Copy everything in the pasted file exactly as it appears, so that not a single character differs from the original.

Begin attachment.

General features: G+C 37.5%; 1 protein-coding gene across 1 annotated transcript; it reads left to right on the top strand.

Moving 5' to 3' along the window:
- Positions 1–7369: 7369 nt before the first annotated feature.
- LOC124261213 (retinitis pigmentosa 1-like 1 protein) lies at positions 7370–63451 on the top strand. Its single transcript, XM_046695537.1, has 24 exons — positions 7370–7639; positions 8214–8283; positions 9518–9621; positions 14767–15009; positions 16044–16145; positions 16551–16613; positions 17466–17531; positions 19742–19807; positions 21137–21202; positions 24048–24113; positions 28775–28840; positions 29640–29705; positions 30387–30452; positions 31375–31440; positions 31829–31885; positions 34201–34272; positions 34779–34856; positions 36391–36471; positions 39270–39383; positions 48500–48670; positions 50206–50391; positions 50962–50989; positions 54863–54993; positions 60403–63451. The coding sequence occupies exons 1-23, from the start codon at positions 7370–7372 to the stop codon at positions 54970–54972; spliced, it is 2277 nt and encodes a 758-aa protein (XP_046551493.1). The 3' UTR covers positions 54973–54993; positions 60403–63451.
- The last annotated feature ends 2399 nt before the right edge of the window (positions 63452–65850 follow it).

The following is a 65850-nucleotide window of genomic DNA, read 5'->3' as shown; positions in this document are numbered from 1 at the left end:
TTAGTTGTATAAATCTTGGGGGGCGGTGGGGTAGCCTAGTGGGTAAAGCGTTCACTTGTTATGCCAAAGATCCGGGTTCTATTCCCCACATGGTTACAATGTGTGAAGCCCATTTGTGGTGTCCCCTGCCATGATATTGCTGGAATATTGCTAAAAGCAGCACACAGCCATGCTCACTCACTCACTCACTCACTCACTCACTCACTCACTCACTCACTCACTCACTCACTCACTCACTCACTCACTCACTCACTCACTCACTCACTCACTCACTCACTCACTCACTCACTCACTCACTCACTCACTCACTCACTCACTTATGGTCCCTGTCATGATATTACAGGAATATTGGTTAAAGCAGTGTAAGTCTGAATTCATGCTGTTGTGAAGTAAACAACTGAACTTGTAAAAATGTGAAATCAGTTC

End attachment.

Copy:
General features: G+C 37.5%; 1 protein-coding gene across 1 annotated transcript; it reads left to right on the top strand.

Moving 5' to 3' along the window:
- Positions 1–7369: 7369 nt before the first annotated feature.
- LOC124261213 (retinitis pigmentosa 1-like 1 protein) lies at positions 7370–63451 on the top strand. Its single transcript, XM_046695537.1, has 24 exons — positions 7370–7639; positions 8214–8283; positions 9518–9621; positions 14767–15009; positions 16044–16145; positions 16551–16613; positions 17466–17531; positions 19742–19807; positions 21137–21202; positions 24048–24113; positions 28775–28840; positions 29640–29705; positions 30387–30452; positions 31375–31440; positions 31829–31885; positions 34201–34272; positions 34779–34856; positions 36391–36471; positions 39270–39383; positions 48500–48670; positions 50206–50391; positions 50962–50989; positions 54863–54993; positions 60403–63451. The coding sequence occupies exons 1-23, from the start codon at positions 7370–7372 to the stop codon at positions 54970–54972; spliced, it is 2277 nt and encodes a 758-aa protein (XP_046551493.1). The 3' UTR covers positions 54973–54993; positions 60403–63451.
- The last annotated feature ends 2399 nt before the right edge of the window (positions 63452–65850 follow it).

The following is a 65850-nucleotide window of genomic DNA, read 5'->3' as shown; positions in this document are numbered from 1 at the left end:
TTAGTTGTATAAATCTTGGGGGGCGGTGGGGTAGCCTAGTGGGTAAAGCGTTCACTTGTTATGCCAAAGATCCGGGTTCTATTCCCCACATGGTTACAATGTGTGAAGCCCATTTGTGGTGTCCCCTGCCATGATATTGCTGGAATATTGCTAAAAGCAGCACACAGCCATGCTCACTCACTCACTCACTCACTCACTCACTCACTCACTCACTCACTCACTCACTCACTCACTCACTCACTCACTCACTCACTCACTCACTCACTCACTCACTCACTCACTCACTCACTCACTCACTCACTCACTCACTCACTCACTTATGGTCCCTGTCATGATATTACAGGAATATTGGTTAAAGCAGTGTAAGTCTGAATTCATGCTGTTGTGAAGTAAACAACTGAACTTGTAAAAATGTGAAATCAGTTC